The Sunday Telegraph - Business & Money
Ratcliffe says UK falling behind on hydrogen
BRITAIN is “yet to get out of the blocks” on hydrogen power and is being left behind by Germany’s advancements with the green technology, Sir Jim Ratcliffe has said.
Writing for The Sunday Telegraph, the billionaire chemicals tycoon warned that the UK must embrace the “dream fuel” if Boris Johnson is to succeed in his push to go carbon neutral by 2050.
It comes as Britain seeks to decarbonise its power system by 2035, with millions of homes expected to be converted to using hydrogen boilers at a cost of billions of pounds.
Sir Jim said that Germany has already invested €9bn (£7.6bn) in the switch to hydrogen power, with over 200 filling stations operational for vehicles running on fuel cells that use the gas.
He said: “The infrastructure, clearly critical, needs a government push on legislation and investment. The German government is ahead. UK authorities have yet to get out of the blocks but hopefully soon will. Britain has only a handful of hydrogen pumps today.”
To make a hydrogen economy work, Sir Jim said that three things are needed: production of equipment capable of being fuelled by the gas, industry to ramp up its ability to manufacture hydrogen, and the infrastructure needed to make it practical.
Before the 1800s, it was not uncommon for the Thames to freeze over for two months. The four highest temperatures recorded on planet Earth have all occurred since 2015.
Kids born near Lake Tahoe today will likely never ski there, and an iconic Dutch skating race along 200 kilometres of the country’s traditional canals and through 11 of its cities was last held in 1997.
Donald Trump may have attempted to claim it was “fake news”, but global warming is here to stay and is now widely accepted as one of the planet’s biggest threats.
The cause is simple. We burn fossil fuels (coal, gas and oil) to produce energy which is essential to our modern lifestyle. The by-product is CO2, which pops up into our atmosphere and sits there like a fluffy blanket keeping the heat in. We unquestionably need to reduce the planet’s carbon footprint, or it will continue overheating.
Hydrogen is the dream fuel. You can heat your home with it. You can drive your car on it. Burn it and all it produces is energy. The only by-product is water. We can all live with that.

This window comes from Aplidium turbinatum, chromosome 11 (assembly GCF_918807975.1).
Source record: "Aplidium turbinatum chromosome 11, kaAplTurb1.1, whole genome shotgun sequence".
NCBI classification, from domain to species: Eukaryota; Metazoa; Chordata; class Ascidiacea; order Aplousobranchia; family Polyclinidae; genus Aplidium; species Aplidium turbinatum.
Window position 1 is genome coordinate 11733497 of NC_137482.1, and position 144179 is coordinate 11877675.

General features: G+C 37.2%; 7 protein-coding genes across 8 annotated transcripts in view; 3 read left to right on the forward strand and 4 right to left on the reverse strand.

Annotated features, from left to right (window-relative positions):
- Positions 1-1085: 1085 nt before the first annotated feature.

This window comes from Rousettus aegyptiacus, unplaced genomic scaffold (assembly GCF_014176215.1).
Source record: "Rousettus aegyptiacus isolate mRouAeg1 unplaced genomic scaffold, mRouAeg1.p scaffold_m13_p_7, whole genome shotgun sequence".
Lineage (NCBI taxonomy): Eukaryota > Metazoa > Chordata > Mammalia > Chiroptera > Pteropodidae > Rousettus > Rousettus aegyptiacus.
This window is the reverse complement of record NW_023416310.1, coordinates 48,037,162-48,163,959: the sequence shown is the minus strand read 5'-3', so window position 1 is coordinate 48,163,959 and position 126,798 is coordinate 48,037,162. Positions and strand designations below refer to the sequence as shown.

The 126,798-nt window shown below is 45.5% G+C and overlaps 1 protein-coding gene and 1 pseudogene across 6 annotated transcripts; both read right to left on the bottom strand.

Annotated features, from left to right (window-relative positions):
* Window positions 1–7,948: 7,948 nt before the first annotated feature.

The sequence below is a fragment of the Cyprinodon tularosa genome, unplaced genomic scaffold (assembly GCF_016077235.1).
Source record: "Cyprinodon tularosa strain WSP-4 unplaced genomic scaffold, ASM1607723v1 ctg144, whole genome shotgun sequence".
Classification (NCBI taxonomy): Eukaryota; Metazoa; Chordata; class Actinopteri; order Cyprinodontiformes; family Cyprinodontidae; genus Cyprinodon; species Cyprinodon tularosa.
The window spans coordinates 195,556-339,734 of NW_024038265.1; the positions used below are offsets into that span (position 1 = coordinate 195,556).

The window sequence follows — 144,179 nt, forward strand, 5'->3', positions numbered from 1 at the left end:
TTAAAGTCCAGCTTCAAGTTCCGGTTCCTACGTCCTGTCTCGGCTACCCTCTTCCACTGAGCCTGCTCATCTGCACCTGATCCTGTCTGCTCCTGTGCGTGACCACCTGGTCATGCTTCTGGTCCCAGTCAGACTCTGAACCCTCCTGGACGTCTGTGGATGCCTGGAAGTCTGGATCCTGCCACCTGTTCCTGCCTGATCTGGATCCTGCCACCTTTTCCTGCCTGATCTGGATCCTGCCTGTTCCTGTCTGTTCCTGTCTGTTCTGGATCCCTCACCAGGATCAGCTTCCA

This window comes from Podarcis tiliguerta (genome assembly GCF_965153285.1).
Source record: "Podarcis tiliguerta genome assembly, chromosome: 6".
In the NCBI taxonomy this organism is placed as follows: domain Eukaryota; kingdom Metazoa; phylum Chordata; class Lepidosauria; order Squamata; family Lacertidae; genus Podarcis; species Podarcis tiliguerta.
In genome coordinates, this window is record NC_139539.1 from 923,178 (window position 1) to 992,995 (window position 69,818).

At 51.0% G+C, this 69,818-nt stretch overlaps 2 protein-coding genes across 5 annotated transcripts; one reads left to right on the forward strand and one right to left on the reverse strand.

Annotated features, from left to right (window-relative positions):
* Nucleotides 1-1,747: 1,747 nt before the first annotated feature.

Even better, hydrogen can be made from just water and green electricity produced from windmills, hydroelectric plants and solar cells. From cradle to grave, it can be zero carbon.
In simple terms, the process works like this. Water molecules are subjected to a high current in an electric cell (called an electrolyser), and the hydrogen part splits off from the oxygen. The oxygen can be released harmlessly or captured and sold, and we are left with the perfect fuel, hydrogen. This process generates zero carbon if powered by renewable energy, and has been given the term “green hydrogen”.
There is an alternative way to make hydrogen which is cheaper and very well understood, but it produces CO2 as a by-product. This process splits hydrogen out of natural gas, but also releases CO2 that needs to be captured and reinjected back into the caverns where the natural gas comes from, trapping it so it can’t float up into the atmosphere.
Carbon capture and reinjection is still an emerging technology and not practised on a big scale today. It does look manageable though, and we have promising results from the work we’re doing right now.
Most people today are familiar with electric cars, and legislation is likely to make them increasingly common in urban centres. There are no exhaust fumes, so no carbon, and the vehicles are becoming more accessible. But lengthy charging times become an issue on longer journeys, together with the often misquoted “range” which can be very restrictive.
There is a bigger issue for heavy transport. If electrified, a big truck needs to cart around seven tons of battery packs and it cannot afford to hang around recharging. The same is true for buses. Hydrogen offers an attractive alternative.
A hydrogen engine (known as a fuel cell) is the same size as a normal petrol or diesel one and takes the same amount of time to fuel up, so there is no waiting around and no range issue. In the home, a gas boiler could be replaced by a hydrogen boiler. You would hardly notice.
So, what does it take to make the hydrogen economy work? For it to be practical and effective?
Three things. It needs manufacturers to produce engines and boilers that run on the gas; it needs industry to make the hydrogen; and it needs hydrogen infrastructure in the form of filling stations and underground pipes like we have for natural gas.
Hyundai, BMW, Mercedes and the rest have many demonstrations of hydrogen engines happily driving around. We will have a hydrogen Ineos Grenadier car on test next year (alongside an electric version).
This piece of the jigsaw is the most advanced. The infrastructure, clearly critical, needs a government push on legislation and investment. The German government is ahead, with €9bn (£7.6bn) committed and over 200 filling stations operational.
UK authorities have yet to get out of the blocks but hopefully soon will. Britain has only a handful of hydrogen pumps today.
Finally, industry needs to invest in plants to produce hydrogen. Ineos is Europe’s largest operator of the electrolysis process and we have committed to €2bn of investment in the next 10 years, building muchneeded green hydrogen capacity.
The world has committed to hugely reducing its carbon emissions and hydrogen is unquestionably going to play a large part in accomplishing this goal.
‘Trump may have claimed it was “fake news”, but global warming is here to stay’